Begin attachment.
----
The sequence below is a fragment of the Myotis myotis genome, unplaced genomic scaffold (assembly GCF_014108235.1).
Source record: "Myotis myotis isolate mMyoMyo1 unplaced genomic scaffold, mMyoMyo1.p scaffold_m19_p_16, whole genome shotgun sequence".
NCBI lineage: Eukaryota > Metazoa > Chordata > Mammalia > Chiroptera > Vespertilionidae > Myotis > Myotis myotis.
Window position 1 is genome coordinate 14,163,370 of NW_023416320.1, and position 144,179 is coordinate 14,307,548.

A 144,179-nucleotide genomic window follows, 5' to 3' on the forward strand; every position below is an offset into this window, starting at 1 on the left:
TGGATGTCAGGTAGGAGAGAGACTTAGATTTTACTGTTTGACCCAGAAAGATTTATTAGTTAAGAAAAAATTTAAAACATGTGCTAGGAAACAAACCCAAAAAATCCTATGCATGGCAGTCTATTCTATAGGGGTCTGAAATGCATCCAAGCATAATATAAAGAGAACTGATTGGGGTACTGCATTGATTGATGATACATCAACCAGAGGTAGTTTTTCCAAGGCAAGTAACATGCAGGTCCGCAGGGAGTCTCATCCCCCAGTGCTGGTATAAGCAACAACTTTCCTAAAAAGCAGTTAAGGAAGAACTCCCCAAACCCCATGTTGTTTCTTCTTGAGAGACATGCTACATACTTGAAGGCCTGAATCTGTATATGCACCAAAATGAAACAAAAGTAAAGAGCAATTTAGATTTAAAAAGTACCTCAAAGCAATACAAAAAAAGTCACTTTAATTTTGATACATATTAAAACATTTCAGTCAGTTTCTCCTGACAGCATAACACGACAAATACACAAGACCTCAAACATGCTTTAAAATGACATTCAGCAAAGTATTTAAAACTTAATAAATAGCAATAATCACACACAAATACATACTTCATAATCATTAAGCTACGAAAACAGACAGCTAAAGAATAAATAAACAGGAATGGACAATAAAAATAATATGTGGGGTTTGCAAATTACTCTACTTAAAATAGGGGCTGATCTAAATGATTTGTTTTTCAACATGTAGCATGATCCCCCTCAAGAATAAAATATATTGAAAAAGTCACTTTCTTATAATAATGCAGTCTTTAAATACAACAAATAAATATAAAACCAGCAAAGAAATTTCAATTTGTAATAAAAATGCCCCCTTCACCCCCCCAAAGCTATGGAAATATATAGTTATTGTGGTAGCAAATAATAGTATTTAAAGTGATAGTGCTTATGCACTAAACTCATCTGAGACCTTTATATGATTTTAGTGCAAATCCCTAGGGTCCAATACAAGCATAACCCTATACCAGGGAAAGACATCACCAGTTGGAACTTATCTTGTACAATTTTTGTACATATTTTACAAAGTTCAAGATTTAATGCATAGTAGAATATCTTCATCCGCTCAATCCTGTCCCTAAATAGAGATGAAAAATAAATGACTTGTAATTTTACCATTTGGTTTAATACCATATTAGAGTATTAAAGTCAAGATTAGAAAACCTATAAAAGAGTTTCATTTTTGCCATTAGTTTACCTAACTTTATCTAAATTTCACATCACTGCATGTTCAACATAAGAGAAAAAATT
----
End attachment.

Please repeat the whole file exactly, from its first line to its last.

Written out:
The sequence below is a fragment of the Myotis myotis genome, unplaced genomic scaffold (assembly GCF_014108235.1).
Source record: "Myotis myotis isolate mMyoMyo1 unplaced genomic scaffold, mMyoMyo1.p scaffold_m19_p_16, whole genome shotgun sequence".
NCBI lineage: Eukaryota > Metazoa > Chordata > Mammalia > Chiroptera > Vespertilionidae > Myotis > Myotis myotis.
Window position 1 is genome coordinate 14,163,370 of NW_023416320.1, and position 144,179 is coordinate 14,307,548.

A 144,179-nucleotide genomic window follows, 5' to 3' on the forward strand; every position below is an offset into this window, starting at 1 on the left:
TGGATGTCAGGTAGGAGAGAGACTTAGATTTTACTGTTTGACCCAGAAAGATTTATTAGTTAAGAAAAAATTTAAAACATGTGCTAGGAAACAAACCCAAAAAATCCTATGCATGGCAGTCTATTCTATAGGGGTCTGAAATGCATCCAAGCATAATATAAAGAGAACTGATTGGGGTACTGCATTGATTGATGATACATCAACCAGAGGTAGTTTTTCCAAGGCAAGTAACATGCAGGTCCGCAGGGAGTCTCATCCCCCAGTGCTGGTATAAGCAACAACTTTCCTAAAAAGCAGTTAAGGAAGAACTCCCCAAACCCCATGTTGTTTCTTCTTGAGAGACATGCTACATACTTGAAGGCCTGAATCTGTATATGCACCAAAATGAAACAAAAGTAAAGAGCAATTTAGATTTAAAAAGTACCTCAAAGCAATACAAAAAAAGTCACTTTAATTTTGATACATATTAAAACATTTCAGTCAGTTTCTCCTGACAGCATAACACGACAAATACACAAGACCTCAAACATGCTTTAAAATGACATTCAGCAAAGTATTTAAAACTTAATAAATAGCAATAATCACACACAAATACATACTTCATAATCATTAAGCTACGAAAACAGACAGCTAAAGAATAAATAAACAGGAATGGACAATAAAAATAATATGTGGGGTTTGCAAATTACTCTACTTAAAATAGGGGCTGATCTAAATGATTTGTTTTTCAACATGTAGCATGATCCCCCTCAAGAATAAAATATATTGAAAAAGTCACTTTCTTATAATAATGCAGTCTTTAAATACAACAAATAAATATAAAACCAGCAAAGAAATTTCAATTTGTAATAAAAATGCCCCCTTCACCCCCCCAAAGCTATGGAAATATATAGTTATTGTGGTAGCAAATAATAGTATTTAAAGTGATAGTGCTTATGCACTAAACTCATCTGAGACCTTTATATGATTTTAGTGCAAATCCCTAGGGTCCAATACAAGCATAACCCTATACCAGGGAAAGACATCACCAGTTGGAACTTATCTTGTACAATTTTTGTACATATTTTACAAAGTTCAAGATTTAATGCATAGTAGAATATCTTCATCCGCTCAATCCTGTCCCTAAATAGAGATGAAAAATAAATGACTTGTAATTTTACCATTTGGTTTAATACCATATTAGAGTATTAAAGTCAAGATTAGAAAACCTATAAAAGAGTTTCATTTTTGCCATTAGTTTACCTAACTTTATCTAAATTTCACATCACTGCATGTTCAACATAAGAGAAAAAATT